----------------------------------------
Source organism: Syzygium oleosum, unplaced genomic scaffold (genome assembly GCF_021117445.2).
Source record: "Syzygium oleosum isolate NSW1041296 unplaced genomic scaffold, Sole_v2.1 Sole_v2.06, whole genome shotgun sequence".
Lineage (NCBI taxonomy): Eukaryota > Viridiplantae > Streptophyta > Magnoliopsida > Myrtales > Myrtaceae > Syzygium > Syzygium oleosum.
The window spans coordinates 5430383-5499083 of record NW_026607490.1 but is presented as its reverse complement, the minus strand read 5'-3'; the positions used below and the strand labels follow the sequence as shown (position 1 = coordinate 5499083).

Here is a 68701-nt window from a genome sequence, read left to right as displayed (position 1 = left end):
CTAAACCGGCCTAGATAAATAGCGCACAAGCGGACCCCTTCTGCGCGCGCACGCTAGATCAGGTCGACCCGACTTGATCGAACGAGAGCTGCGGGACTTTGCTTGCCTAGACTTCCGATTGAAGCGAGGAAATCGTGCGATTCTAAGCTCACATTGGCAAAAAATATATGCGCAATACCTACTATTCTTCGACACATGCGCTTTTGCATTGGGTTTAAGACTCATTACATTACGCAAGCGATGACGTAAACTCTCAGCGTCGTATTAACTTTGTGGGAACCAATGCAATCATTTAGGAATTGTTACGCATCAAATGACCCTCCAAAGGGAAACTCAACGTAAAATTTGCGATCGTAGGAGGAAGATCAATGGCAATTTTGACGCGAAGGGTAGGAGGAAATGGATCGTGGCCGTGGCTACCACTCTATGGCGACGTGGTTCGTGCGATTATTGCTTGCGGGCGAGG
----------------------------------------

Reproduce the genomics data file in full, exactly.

Source organism: Syzygium oleosum, unplaced genomic scaffold (genome assembly GCF_021117445.2).
Source record: "Syzygium oleosum isolate NSW1041296 unplaced genomic scaffold, Sole_v2.1 Sole_v2.06, whole genome shotgun sequence".
Lineage (NCBI taxonomy): Eukaryota > Viridiplantae > Streptophyta > Magnoliopsida > Myrtales > Myrtaceae > Syzygium > Syzygium oleosum.
The window spans coordinates 5430383-5499083 of record NW_026607490.1 but is presented as its reverse complement, the minus strand read 5'-3'; the positions used below and the strand labels follow the sequence as shown (position 1 = coordinate 5499083).

Here is a 68701-nt window from a genome sequence, read left to right as displayed (position 1 = left end):
CTAAACCGGCCTAGATAAATAGCGCACAAGCGGACCCCTTCTGCGCGCGCACGCTAGATCAGGTCGACCCGACTTGATCGAACGAGAGCTGCGGGACTTTGCTTGCCTAGACTTCCGATTGAAGCGAGGAAATCGTGCGATTCTAAGCTCACATTGGCAAAAAATATATGCGCAATACCTACTATTCTTCGACACATGCGCTTTTGCATTGGGTTTAAGACTCATTACATTACGCAAGCGATGACGTAAACTCTCAGCGTCGTATTAACTTTGTGGGAACCAATGCAATCATTTAGGAATTGTTACGCATCAAATGACCCTCCAAAGGGAAACTCAACGTAAAATTTGCGATCGTAGGAGGAAGATCAATGGCAATTTTGACGCGAAGGGTAGGAGGAAATGGATCGTGGCCGTGGCTACCACTCTATGGCGACGTGGTTCGTGCGATTATTGCTTGCGGGCGAGG